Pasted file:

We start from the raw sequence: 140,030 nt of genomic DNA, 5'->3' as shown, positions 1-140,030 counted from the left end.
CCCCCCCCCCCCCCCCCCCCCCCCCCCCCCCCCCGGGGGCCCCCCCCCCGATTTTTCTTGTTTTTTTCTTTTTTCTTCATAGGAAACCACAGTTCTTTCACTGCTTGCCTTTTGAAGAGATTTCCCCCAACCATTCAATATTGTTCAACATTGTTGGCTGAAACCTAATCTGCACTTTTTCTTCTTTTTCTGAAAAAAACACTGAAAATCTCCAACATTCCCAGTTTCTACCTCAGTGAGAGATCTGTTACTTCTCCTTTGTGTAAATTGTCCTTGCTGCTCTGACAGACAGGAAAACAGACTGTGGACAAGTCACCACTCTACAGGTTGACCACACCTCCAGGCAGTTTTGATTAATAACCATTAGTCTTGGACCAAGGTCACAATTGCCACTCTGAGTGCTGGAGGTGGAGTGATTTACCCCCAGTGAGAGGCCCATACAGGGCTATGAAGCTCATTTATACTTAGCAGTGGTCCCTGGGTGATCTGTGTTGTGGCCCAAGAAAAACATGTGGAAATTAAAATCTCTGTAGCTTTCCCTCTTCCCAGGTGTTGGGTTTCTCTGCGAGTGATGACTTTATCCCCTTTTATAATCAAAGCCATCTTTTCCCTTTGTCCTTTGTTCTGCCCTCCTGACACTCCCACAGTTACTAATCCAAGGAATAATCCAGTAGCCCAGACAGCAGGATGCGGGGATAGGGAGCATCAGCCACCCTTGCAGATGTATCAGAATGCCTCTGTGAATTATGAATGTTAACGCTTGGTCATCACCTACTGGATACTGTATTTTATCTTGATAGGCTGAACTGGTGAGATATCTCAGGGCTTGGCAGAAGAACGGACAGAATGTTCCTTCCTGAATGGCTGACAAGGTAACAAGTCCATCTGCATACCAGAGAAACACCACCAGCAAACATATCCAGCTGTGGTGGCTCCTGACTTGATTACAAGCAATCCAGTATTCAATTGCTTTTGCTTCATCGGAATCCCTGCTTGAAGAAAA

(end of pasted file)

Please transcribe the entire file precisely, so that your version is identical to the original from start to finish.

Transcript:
We start from the raw sequence: 140,030 nt of genomic DNA, 5'->3' as shown, positions 1-140,030 counted from the left end.
CCCCCCCCCCCCCCCCCCCCCCCCCCCCCCCCCCGGGGGCCCCCCCCCCGATTTTTCTTGTTTTTTTCTTTTTTCTTCATAGGAAACCACAGTTCTTTCACTGCTTGCCTTTTGAAGAGATTTCCCCCAACCATTCAATATTGTTCAACATTGTTGGCTGAAACCTAATCTGCACTTTTTCTTCTTTTTCTGAAAAAAACACTGAAAATCTCCAACATTCCCAGTTTCTACCTCAGTGAGAGATCTGTTACTTCTCCTTTGTGTAAATTGTCCTTGCTGCTCTGACAGACAGGAAAACAGACTGTGGACAAGTCACCACTCTACAGGTTGACCACACCTCCAGGCAGTTTTGATTAATAACCATTAGTCTTGGACCAAGGTCACAATTGCCACTCTGAGTGCTGGAGGTGGAGTGATTTACCCCCAGTGAGAGGCCCATACAGGGCTATGAAGCTCATTTATACTTAGCAGTGGTCCCTGGGTGATCTGTGTTGTGGCCCAAGAAAAACATGTGGAAATTAAAATCTCTGTAGCTTTCCCTCTTCCCAGGTGTTGGGTTTCTCTGCGAGTGATGACTTTATCCCCTTTTATAATCAAAGCCATCTTTTCCCTTTGTCCTTTGTTCTGCCCTCCTGACACTCCCACAGTTACTAATCCAAGGAATAATCCAGTAGCCCAGACAGCAGGATGCGGGGATAGGGAGCATCAGCCACCCTTGCAGATGTATCAGAATGCCTCTGTGAATTATGAATGTTAACGCTTGGTCATCACCTACTGGATACTGTATTTTATCTTGATAGGCTGAACTGGTGAGATATCTCAGGGCTTGGCAGAAGAACGGACAGAATGTTCCTTCCTGAATGGCTGACAAGGTAACAAGTCCATCTGCATACCAGAGAAACACCACCAGCAAACATATCCAGCTGTGGTGGCTCCTGACTTGATTACAAGCAATCCAGTATTCAATTGCTTTTGCTTCATCGGAATCCCTGCTTGAAGAAAA